Concept Paper: An abbreviated form of the grant application, typically two to three pages, often used in seeking corporate or foundation funding. At the minimum, this paper should include a problem statement, program narrative, and budget.
Continuation Grant: Additional funding awarded for budget periods following the initial budget period of a multi-year discretionary grant.
Corporate Giving Program: A grant-making program endowed and administered by a for-profit business, e.g., Clarcorp (the parent company of Baldwin Filters), or Eaton.
Direct Costs: Costs directly associated with operating a grant program that are reimbursed by the funding agency. Direct costs typically include staff, consultants or contractual expenses, equipment, travel, and supplies.
Discretionary Grants: Grants awarded at the discretion or based on the judgment of the funding agency to recipients selected in a competitive process. Discretionary Grants usually involve a large number of competitive applications with limited available funding, e.g., federal grants.
Dissemination of Information: The practice of sharing program outcomes with other impacted audiences. Dissemination is viewed favorable by potential funders since it allows their funding dollars to affect larger populations than the original project's target audience.
Draw-Down: A draw-down is the method by which a grantee requests payment from the funding agency. Frequency of draw-downs, also known as draws, range from weekly electronic wire-transfers to a single, lump-sum payment at the end of the project; quarterly draw-downs are very common.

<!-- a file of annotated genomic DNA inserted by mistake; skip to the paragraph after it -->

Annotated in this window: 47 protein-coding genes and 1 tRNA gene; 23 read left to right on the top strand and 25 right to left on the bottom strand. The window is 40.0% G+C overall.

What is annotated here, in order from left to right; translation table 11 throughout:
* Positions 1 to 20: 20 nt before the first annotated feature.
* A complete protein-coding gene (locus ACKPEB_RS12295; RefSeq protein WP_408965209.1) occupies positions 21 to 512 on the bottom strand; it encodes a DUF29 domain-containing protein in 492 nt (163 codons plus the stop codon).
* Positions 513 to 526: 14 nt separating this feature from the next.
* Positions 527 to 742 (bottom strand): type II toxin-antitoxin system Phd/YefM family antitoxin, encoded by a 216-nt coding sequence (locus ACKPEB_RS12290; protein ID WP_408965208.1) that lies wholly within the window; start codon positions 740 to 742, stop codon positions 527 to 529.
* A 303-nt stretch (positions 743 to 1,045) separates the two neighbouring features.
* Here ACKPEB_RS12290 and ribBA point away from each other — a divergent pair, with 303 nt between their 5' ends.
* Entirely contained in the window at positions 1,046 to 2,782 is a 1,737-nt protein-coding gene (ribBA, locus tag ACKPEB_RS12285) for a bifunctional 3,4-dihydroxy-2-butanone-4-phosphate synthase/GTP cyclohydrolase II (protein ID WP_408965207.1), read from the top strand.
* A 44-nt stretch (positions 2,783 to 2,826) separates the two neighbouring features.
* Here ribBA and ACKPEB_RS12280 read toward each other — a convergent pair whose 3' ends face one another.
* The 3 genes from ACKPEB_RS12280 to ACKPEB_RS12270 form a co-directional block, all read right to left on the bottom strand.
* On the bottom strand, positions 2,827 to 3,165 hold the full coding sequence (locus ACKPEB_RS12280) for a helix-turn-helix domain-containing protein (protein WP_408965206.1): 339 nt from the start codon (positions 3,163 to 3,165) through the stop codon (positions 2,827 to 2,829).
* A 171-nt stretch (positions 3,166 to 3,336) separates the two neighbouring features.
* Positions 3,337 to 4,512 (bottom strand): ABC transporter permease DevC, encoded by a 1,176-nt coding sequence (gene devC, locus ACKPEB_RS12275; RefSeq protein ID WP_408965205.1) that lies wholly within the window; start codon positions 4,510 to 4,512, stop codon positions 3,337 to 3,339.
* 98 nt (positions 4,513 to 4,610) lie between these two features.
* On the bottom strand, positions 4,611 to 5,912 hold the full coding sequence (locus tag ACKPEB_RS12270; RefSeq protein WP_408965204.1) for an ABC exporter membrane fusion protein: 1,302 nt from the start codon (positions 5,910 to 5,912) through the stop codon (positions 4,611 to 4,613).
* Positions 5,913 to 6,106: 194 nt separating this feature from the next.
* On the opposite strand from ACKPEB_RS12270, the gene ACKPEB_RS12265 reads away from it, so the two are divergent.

DUNS Number: The Data Universal Numbering System (DUNS) number required for every applicant to apply for a grant with the Federal Government. The DUNS number is a unique nine-character identification number provided (at no charge) by the commercial company, Dun & Bradstreet. The Kearney Public Schools and the Kearney Public Schools Foundation both have individual DUNS numbers.
Eligible Activities: Government grant programs are authorized by their legislative authority to us available fund for specific activities named in the legislation.
Empowerment: Recognizing and utilizing the power inherent in all people; usually means identifying this power and mobilizing this power for positive community change through a grant program.